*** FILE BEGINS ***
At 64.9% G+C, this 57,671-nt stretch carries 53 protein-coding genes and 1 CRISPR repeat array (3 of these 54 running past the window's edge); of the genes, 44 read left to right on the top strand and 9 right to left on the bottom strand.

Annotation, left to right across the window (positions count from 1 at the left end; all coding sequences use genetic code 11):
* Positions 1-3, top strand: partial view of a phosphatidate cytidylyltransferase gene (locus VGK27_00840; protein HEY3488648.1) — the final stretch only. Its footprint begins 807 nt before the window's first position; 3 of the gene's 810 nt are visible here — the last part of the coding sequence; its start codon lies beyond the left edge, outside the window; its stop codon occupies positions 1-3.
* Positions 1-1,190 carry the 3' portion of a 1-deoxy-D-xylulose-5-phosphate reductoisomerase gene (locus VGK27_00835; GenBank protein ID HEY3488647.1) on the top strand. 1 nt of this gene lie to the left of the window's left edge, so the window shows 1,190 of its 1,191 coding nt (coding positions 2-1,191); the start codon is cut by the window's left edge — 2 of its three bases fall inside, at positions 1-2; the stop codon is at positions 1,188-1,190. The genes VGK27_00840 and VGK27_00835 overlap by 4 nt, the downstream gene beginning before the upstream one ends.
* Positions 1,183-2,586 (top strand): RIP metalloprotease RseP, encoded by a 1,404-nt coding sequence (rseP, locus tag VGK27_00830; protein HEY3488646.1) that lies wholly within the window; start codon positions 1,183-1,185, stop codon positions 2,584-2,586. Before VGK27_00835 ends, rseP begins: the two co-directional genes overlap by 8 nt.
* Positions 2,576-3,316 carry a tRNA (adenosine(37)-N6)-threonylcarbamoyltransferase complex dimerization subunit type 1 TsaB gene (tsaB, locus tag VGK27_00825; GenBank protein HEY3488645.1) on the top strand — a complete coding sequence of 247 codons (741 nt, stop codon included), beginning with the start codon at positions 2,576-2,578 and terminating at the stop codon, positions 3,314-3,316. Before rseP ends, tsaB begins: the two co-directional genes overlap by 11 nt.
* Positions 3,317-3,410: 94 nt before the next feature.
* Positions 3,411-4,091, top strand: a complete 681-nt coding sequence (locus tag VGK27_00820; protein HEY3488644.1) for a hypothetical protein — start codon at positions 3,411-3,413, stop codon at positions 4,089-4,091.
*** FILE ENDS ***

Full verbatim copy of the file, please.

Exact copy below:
At 64.9% G+C, this 57,671-nt stretch carries 53 protein-coding genes and 1 CRISPR repeat array (3 of these 54 running past the window's edge); of the genes, 44 read left to right on the top strand and 9 right to left on the bottom strand.

Annotation, left to right across the window (positions count from 1 at the left end; all coding sequences use genetic code 11):
* Positions 1-3, top strand: partial view of a phosphatidate cytidylyltransferase gene (locus VGK27_00840; protein HEY3488648.1) — the final stretch only. Its footprint begins 807 nt before the window's first position; 3 of the gene's 810 nt are visible here — the last part of the coding sequence; its start codon lies beyond the left edge, outside the window; its stop codon occupies positions 1-3.
* Positions 1-1,190 carry the 3' portion of a 1-deoxy-D-xylulose-5-phosphate reductoisomerase gene (locus VGK27_00835; GenBank protein ID HEY3488647.1) on the top strand. 1 nt of this gene lie to the left of the window's left edge, so the window shows 1,190 of its 1,191 coding nt (coding positions 2-1,191); the start codon is cut by the window's left edge — 2 of its three bases fall inside, at positions 1-2; the stop codon is at positions 1,188-1,190. The genes VGK27_00840 and VGK27_00835 overlap by 4 nt, the downstream gene beginning before the upstream one ends.
* Positions 1,183-2,586 (top strand): RIP metalloprotease RseP, encoded by a 1,404-nt coding sequence (rseP, locus tag VGK27_00830; protein HEY3488646.1) that lies wholly within the window; start codon positions 1,183-1,185, stop codon positions 2,584-2,586. Before VGK27_00835 ends, rseP begins: the two co-directional genes overlap by 8 nt.
* Positions 2,576-3,316 carry a tRNA (adenosine(37)-N6)-threonylcarbamoyltransferase complex dimerization subunit type 1 TsaB gene (tsaB, locus tag VGK27_00825; GenBank protein HEY3488645.1) on the top strand — a complete coding sequence of 247 codons (741 nt, stop codon included), beginning with the start codon at positions 2,576-2,578 and terminating at the stop codon, positions 3,314-3,316. Before rseP ends, tsaB begins: the two co-directional genes overlap by 11 nt.
* Positions 3,317-3,410: 94 nt before the next feature.
* Positions 3,411-4,091, top strand: a complete 681-nt coding sequence (locus tag VGK27_00820; protein HEY3488644.1) for a hypothetical protein — start codon at positions 3,411-3,413, stop codon at positions 4,089-4,091.